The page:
Fascinating story for all you fellow military history book worms like me.
The British Way in Counter-insurgency, 1945-1967 by David French
Westmoreland’s War by Gregg Daddis
The Pentomic Era: The U.S. Army Between Korea and Vietnam by Andrew Bacevich
Quartered Safe Out Here by George Macdonald Fraser
The Wizards of Armageddon by Fred Kaplan
The Counterinsurgency Era by Douglas Blaufarb
Modern Warfare: A Study of Men, Weapons and Theories by Sheldon Bidwell
Learning to Forget: U.S. Army Counterinsurgency Doctrine and Practice from Vietnam to Iraq by David Fitzgerald
Reconsidering the American Way of War by Antulio J. Echevarria
The Art of War in World History by Gerard Chaliand
Stay Alert, Stay Armed and Stay Dangerous!
Matti Friedman, Pumpkinflowers: A Soldier’s Story (Algonquin Books, 2016).
Iraq veterans finally have their book; a manuscript that really deals with the whole of the Iraq experience. After over a decade at war in Iraq, we now have the best first-person account, not only of fighting against the insurgency, but also what it felt like to come home after. The book gives the most vivid account of what it is like to return to a society that doesn’t understand or support your war. It also draws some conclusions about what this all means for the larger Middle East.
But the best book about the Iraq War isn’t actually about the Iraq War. In Pumpkinflowers, Matti Friedman tells the story of a small outpost — called the Pumpkin, thus the title (“flowers” refers to the code word for wounded soldiers) — during the unnamed Israeli occupation of Lebanon’s “security zone” in the 1990s. The many clear parallels between these two experiences are, quite frankly, haunting. While the two experiences are not identical, they appear plagiarized from each other.
It’s misleading to call Pumpkinflowers first-person, as the book doesn’t slip into personal narration until page 90. The first section is from the perspective of Avi, a soldier who was stationed at the Pumpkin some years before Matti would arrive. The compound literary device works, and provides both a longer historical perspective, and a second viewpoint of the events in Southern Lebanon and the Israeli’s opponents in Lebanese Hezbollah.
Friedman is — of course — hardly oblivious to the parallels with later wars, as he writes with almost two decade’s hindsight and history. In a way, it seems Friedman is haunted not only by his personal experiences in Southern Lebanon, but also the later American experience in Iraq. He sees Israel’s “security zone war” as important if only for being the first such fought by post-colonial Arabs against occupiers (whether this is true, or whether his war is in a long tradition traced to colonial events such as Algeria War of Independence and Iraq’s 1920 Revolution can be argued). Within a few years, elements of the security zone war would appear elsewhere — most notably in Iraq, but also in Afghanistan: “If my ancestors’ great war was the first of the twentieth century, I believe our little one was the first of the twenty-first.”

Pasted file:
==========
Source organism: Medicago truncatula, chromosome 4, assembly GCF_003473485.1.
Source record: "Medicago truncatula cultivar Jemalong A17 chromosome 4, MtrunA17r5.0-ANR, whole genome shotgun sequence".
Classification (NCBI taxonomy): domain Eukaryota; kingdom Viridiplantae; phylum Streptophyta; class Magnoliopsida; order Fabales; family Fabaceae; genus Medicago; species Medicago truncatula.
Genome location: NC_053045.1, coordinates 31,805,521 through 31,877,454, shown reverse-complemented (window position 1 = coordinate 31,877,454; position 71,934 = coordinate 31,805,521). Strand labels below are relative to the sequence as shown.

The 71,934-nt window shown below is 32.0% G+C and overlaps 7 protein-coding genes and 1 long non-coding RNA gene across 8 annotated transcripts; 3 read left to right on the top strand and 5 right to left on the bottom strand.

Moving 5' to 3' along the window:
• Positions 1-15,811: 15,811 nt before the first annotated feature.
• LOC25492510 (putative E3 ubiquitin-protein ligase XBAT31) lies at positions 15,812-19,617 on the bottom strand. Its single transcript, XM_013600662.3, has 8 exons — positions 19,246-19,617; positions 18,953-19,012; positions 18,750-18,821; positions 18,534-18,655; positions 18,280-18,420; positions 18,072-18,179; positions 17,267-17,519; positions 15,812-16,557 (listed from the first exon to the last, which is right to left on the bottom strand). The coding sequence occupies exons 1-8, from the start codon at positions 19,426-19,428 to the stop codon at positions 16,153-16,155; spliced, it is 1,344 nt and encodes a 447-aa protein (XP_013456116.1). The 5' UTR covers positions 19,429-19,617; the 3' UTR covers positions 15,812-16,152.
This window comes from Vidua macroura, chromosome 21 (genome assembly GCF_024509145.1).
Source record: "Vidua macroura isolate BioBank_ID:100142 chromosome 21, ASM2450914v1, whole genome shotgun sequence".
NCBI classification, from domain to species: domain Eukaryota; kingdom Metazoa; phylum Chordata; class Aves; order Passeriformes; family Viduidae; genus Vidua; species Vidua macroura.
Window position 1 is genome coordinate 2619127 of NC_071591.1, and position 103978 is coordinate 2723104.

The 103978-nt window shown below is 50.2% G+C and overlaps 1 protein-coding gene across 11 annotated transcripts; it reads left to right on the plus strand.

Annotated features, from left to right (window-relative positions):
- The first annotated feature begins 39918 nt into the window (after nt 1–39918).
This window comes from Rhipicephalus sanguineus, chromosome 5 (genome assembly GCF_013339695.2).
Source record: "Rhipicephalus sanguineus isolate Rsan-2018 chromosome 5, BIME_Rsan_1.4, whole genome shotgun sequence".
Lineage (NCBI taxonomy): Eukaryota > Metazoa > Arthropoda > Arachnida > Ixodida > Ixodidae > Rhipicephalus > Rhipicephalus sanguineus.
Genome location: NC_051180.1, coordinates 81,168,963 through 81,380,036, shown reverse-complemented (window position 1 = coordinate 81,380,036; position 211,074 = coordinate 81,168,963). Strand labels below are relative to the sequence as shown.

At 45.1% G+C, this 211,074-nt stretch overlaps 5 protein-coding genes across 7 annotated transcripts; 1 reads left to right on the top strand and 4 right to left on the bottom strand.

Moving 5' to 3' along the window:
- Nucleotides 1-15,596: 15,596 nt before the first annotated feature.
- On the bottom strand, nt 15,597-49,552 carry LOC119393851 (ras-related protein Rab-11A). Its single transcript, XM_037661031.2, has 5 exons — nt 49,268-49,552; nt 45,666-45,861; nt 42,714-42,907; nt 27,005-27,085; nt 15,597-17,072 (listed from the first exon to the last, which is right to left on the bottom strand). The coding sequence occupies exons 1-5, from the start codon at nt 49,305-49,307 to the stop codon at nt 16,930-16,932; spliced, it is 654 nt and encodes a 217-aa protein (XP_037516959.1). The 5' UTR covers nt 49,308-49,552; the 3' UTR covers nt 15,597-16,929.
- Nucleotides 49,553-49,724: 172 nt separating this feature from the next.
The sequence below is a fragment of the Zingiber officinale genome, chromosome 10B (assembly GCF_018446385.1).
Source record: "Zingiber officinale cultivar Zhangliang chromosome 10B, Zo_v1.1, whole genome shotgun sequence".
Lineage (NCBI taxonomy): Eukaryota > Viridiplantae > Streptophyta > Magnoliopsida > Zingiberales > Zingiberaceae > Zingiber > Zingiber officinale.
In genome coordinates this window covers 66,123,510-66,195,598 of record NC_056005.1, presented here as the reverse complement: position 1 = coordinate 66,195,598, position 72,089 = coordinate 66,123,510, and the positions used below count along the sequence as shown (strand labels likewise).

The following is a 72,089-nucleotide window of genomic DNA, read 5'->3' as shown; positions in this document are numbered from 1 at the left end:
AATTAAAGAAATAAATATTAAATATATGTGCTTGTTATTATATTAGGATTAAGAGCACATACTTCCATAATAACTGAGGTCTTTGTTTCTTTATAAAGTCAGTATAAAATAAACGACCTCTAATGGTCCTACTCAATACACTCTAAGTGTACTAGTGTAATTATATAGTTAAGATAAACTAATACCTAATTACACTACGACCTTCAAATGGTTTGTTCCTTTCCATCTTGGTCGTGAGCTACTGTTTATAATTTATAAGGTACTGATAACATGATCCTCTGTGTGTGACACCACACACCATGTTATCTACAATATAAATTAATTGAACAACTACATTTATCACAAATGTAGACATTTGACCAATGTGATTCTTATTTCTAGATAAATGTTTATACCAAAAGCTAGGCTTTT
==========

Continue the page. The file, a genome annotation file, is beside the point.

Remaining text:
The little things that the Israeli’s experienced in South Lebanon will also have a ring of familiarity to Iraq’s veterans. I had to laugh at the author’s confusion over his commander’s insistence that they have a Passover seder meal:
It was obvious to us that we would have a seder, that matzah and haroset would appear, that soldiers would risk their lives on the country roads to clean the dishes.
I similarly thought of the logistical mountains moved in Iraq to bring Thanksgiving dinners to the most remote and lonely outposts.
The Israelis who fought in the security zone war also returned to a public unable to understand what they had experienced. One would think that Israel’s conscription policies would have alleviated this issue, but that turns out to be less the case. “Only a fraction of Israeli men serve in combat units, and not all combat units were engaged in Lebanon.” The result was that the discharged, barely-adult Israeli men found that, “back in civilian life the soldiers of the security zone saw no reflection of our experience, no indication that anything important had happened.” I suspect that veterans of the Basra and Mosul streets would have little to add to this sentiment.
Finally, at a more expansive level, the Israelis learned in the 1990s, as the Americans would in 2003-11, that “[w]e might make good choices, or bad choices, but the results are unpredictable and the possibilities limited. The Middle East doesn’t bend to our dictates or our hopes. It won’t change for us.” As America openly debates how — or if — to deal with a post-Arab Spring Middle East, this war-won sentiment is a good, if perhaps incomplete, starting point.
Matti Friedman has done a great service in helping Americans understand our own unpopular and ambiguous war by giving us the lens of Israel’s unpopular and ambiguous war. That his own purpose doubtless has more to do with his own demons is beside the point. I cannot recommend this work enough to those who want to understand the American experience in Iraq through the experience of another nation. This is true regardless of whether one reads despite having no experience in Iraq, or because one is burdened by it.
Read the Original Article at War on the Rocks